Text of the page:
Natural resources royalty companies aren’t the most well known type of businesses listed on the LSE. But one, Anglo Pacific (LSE: APF), is worth getting to know thanks to a high dividend and low valuation. At today’s prices the firm kicks off a 4.84% annual yield and is trading at just eight times consensus forecast 2017 earnings.
Resource royalty firms work by handing miners initial funding in return for a stream of income once they begin digging up coal, iron, or whatever else they’re searching for. This is a still cyclical business, since if commodity prices fall too low miners may stop production, but it is less volatile than owning shares of miners themselves.
Aside from lower volatility, an added benefit of investing in the likes of Anglo Pacific is that the company is able to return just about all of its cash flow to investors since it doesn’t have to worry about investing in equipment, labour or new mines. In 2016 the company’s stakes in 11 mines across five continents brought in 9.76p per share of earnings and 7.93p per share of cash flow. This allowed management to return a full-year dividend of 6p, reduce net debt to a minuscule £1m and pursue further funding projects in other mines.
Six of the company’s portfolio mines are currently in production with two in development and three at an early stage. So there is room for royalties, profits and dividends to grow in the coming years if commodity prices remain stable or rise. Of course, this is far from certain. But for now, Anglo Pacific investors are happy enough receiving a bumper dividend while waiting for commodity prices to pick up.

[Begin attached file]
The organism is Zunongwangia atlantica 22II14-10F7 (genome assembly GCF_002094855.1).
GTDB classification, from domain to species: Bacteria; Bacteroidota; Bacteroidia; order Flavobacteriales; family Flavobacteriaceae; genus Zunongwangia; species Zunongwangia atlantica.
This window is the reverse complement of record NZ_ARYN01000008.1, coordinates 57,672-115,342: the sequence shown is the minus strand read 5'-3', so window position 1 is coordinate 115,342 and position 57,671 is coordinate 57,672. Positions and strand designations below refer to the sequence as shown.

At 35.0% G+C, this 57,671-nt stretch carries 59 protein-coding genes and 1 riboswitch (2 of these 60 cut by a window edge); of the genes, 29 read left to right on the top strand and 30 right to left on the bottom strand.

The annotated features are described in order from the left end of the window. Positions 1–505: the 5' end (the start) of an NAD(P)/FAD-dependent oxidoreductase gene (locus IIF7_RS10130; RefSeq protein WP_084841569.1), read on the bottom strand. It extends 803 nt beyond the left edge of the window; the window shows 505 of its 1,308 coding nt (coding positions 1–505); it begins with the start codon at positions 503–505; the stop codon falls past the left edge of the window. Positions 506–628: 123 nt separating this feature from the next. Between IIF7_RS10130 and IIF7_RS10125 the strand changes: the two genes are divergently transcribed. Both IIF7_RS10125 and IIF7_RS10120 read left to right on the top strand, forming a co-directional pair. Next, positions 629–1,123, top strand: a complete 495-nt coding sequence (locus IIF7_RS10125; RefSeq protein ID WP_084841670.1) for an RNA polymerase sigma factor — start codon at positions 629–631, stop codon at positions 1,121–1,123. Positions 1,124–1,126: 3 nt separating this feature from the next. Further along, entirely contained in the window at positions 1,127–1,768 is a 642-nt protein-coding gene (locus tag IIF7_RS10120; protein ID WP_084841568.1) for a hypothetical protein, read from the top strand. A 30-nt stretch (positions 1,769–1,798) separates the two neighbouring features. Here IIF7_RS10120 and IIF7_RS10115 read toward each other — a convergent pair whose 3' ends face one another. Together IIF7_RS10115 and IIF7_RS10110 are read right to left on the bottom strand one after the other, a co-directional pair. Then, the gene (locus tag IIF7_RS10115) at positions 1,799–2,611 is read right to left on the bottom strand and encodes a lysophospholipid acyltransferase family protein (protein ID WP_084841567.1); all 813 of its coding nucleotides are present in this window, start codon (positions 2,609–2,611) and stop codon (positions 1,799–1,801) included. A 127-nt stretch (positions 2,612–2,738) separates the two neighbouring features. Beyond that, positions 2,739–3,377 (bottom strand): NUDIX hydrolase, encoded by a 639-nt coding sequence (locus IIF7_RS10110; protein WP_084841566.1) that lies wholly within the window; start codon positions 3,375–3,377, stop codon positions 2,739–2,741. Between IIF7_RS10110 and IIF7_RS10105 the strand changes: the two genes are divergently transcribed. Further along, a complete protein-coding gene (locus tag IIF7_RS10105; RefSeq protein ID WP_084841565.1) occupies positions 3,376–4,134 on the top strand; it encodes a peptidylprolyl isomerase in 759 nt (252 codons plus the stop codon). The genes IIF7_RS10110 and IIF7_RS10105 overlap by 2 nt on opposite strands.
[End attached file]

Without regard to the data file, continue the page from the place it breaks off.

Driving big shareholder returns
A big dividend-paying business that’s slightly more straightforward is commercial light van renter Northgate (LSE: NTG). The company, which operates both here in the UK and in Spain, currently offers a 3.17% yielding dividend while its shares trade at just 11 times forward earnings.
There’s also plenty of room for this dividend to continue growing in the coming years as payouts last year were covered a full three times by earnings. And although underlying earnings per share fell from 27.1p to 25.8p year-on-year in the six months to December, the medium term outlook for the business still looks positive.
This is because the company is gearing up for a period of increased growth in its Spanish operations by investing in new vehicles that it can let out in the future. This caused capex to rise in the period, which together with a slowdown in letting in the UK led to the fall in earnings.
Still, with the UK economy continuing to hum along nicely and the Spanish economy growing at a very steady clip, the company is in a very good position. This will be especially true if it continues to win over clients that switch from owning and maintaining their own fleet to simply using Northgate’s. This decreases their running costs and insulates them from the vagaries of used van prices, so Northgate has plenty to offer them.
With the company’s shares trading at a very low valuation, solid growth prospects and an already impressive dividend I’ll be keeping my eye on Northgate in the coming quarters.
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Ian Pierce has no position in any shares mentioned. The Motley Fool UK owns shares of Anglo Pacific. The Motley Fool UK has recommended Northgate. Views expressed on the companies mentioned in this article are those of the writer and therefore may differ from the official recommendations we make in our subscription services such as Share Advisor, Hidden Winners and Pro. Here at The Motley Fool we believe that considering a diverse range of insights makes us better investors.